“Going all the way to the edge is the only way to joltthe user into noticing what you’ve done. If they noticeyou, they’re ...
UsabilityUsability is about the      ease of use of human-made objects.This includes door knobs, spoons, washing machines,...
Web Usability•  Web usability is about making a website easy to use    §  reducing unpleasantry as much as possible    §...
The less a user hasto think aboutmaking a decision,the easier it is forthem to use awebsite.
Coming next in the slides…      Some guiding principles w.r.tWeb Usability as outlined by Krug in his book
First law of web usabilityDON’T MAKE ME THINK
The rule basically boils down tomaking things self-evident Examples: if its a button make it look like onedoesnt look like...
AffordancesTo help emphasize the “Dont Make Me Think” rule, try to always thinkabout affordances, which is a quality of an o...
No. 2HOW WE REALLYUSE THE WEB
We don’t read. We scan.  §    Our attention spans are not that great  §    Were always in a hurry  §    Were selective ...
We satisficeWhen given options we choose thefirst immediately reasonable optionwithout giving much thought. Wedont consider ...
We muddle through§    We dont figure out how things work§    We dont usually read all instructions§    We make assumptio...
Designing pages for scanning, not readingBILLBOARD DESIGN 101
Since we have established that people dont read but merelyscan pages, click around, and make assumptions, here are somegui...
No. 4ANIMAL, VEGETABLEOR MINERAL
It doesnt matter how many times I have to click, aslong as each click is a mindless, unambiguous choice.•  Number of click...
No. 5OMIT NEEDLESS WORDS
Omit needless words•  Get rid of half of the words on each page, then get   rid of half of whats left.•  Cut down Happy Ta...
No. 6DESIGNING NAVIGATION
Designing Navigation•    Navigation should be consistent•    Inform the user of where they are•    Inform the user of how ...
No. 7DESIGNING THE HOMEPAGE
Designing the homepage              Define the identity and purpose of              your website              •  have a log...
No. 8THE FARMER AND THE COWMANSHOULD BE FRIENDS
Common Web design team arguments...Were all web users, ergo personal preferences.•  We tend to think that all Web users ar...
No. 9USABILITY TESTING ON10 CENTS A DAY
Focus groups VS usability tests §  Testing with outsiders is important §  Focus groups are good for getting initial feed...
No. 10USABILITY AS COMMONCOURTESY
The reservoir of goodwillEvery person has a reservoir of goodwill towards a brand - Making sure thisreservoir is full is i...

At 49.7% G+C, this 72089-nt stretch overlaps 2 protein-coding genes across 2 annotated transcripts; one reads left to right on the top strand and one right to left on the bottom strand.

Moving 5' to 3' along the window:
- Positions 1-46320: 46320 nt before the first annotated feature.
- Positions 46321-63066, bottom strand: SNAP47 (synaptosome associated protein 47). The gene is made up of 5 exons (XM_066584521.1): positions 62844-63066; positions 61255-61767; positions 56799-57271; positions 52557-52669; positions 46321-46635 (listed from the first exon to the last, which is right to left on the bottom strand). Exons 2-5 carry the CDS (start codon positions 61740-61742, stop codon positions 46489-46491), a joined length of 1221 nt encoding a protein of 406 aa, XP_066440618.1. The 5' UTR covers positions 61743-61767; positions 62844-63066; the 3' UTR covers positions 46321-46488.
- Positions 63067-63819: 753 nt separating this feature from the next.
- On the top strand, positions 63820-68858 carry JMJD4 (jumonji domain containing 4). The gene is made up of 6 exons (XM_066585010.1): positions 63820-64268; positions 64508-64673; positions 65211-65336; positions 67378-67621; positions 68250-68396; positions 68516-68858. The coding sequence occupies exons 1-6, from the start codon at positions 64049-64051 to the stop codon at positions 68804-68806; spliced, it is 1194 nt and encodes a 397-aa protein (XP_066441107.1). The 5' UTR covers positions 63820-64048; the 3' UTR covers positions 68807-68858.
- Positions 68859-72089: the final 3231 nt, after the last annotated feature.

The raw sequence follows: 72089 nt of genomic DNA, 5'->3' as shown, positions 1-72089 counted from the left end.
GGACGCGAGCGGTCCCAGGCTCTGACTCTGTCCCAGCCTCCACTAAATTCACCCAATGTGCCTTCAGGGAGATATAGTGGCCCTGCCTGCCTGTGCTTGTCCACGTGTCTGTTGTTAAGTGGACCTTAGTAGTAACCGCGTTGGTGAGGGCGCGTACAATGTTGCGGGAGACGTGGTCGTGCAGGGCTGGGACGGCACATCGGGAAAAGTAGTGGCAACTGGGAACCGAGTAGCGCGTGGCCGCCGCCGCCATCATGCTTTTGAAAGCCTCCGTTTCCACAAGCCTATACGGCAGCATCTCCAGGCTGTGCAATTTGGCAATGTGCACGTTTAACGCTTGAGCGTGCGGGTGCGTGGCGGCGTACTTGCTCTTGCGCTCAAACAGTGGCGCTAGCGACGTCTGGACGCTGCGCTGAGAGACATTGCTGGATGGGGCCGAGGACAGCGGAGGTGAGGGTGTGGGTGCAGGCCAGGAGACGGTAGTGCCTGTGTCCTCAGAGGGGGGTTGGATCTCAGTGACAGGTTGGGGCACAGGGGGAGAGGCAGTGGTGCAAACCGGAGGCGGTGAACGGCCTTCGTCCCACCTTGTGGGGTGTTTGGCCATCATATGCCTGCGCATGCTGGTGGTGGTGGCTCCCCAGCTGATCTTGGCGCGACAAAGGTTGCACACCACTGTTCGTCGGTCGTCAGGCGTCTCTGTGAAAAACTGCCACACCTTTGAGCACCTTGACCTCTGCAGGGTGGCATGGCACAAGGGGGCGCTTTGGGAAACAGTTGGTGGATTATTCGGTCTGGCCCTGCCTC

Types of usability testing•  Heuristic Evaluation (inspection)•  Prototype Testing (testing)•  Card Sorting  (testing)•  U...
prototype-­‐interac,ve.com	  
Web Usability July 2011
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Web Usability July 2011

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Web usability is about making a website easy to use and this presentation is from our workshop on the topic based on Steve Krug's book don't make me think.

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Web Usability July 2011

  1. 1. “Going all the way to the edge is the only way to joltthe user into noticing what you’ve done. If they noticeyou, they’re one step closer to talking about you.” — SETH GODIN
  2. 2. UsabilityUsability is about the ease of use of human-made objects.This includes door knobs, spoons, washing machines,and websites too.
  3. 3. Web Usability•  Web usability is about making a website easy to use §  reducing unpleasantry as much as possible §  It’s not about fancy designs and shiny buttons, but about practical & efficient design.•  A good web design should allow the users to get to what they want from the website as quickly and painlessly as possible.  Steve Krug, author of  "Dont Make Me Think", the most highly recommended book on Web usability, outlines his first law of Web usability: "Dont Make Me Think"
  4. 4. The less a user hasto think aboutmaking a decision,the easier it is forthem to use awebsite.
  5. 5. Coming next in the slides… Some guiding principles w.r.tWeb Usability as outlined by Krug in his book
  6. 6. First law of web usabilityDON’T MAKE ME THINK
  7. 7. The rule basically boils down tomaking things self-evident Examples: if its a button make it look like onedoesnt look like a button this maybe a button this looks like a button If its a title, make it short, eloquent and to-the-point. Instead of naming a link Gallery of Photographic Items, call it Photos. Requires less thinking from your user
  8. 8. AffordancesTo help emphasize the “Dont Make Me Think” rule, try to always thinkabout affordances, which is a quality of an object that gives the user a clueon how it functions or should be used.If something looks like… …a knob – you could probably turn it …a glass – you could probably break it …and if it looks like a search box – you can type something in it!
  9. 9. No. 2HOW WE REALLYUSE THE WEB
  10. 10. We don’t read. We scan. §  Our attention spans are not that great §  Were always in a hurry §  Were selective about what we want §  We know whats important to us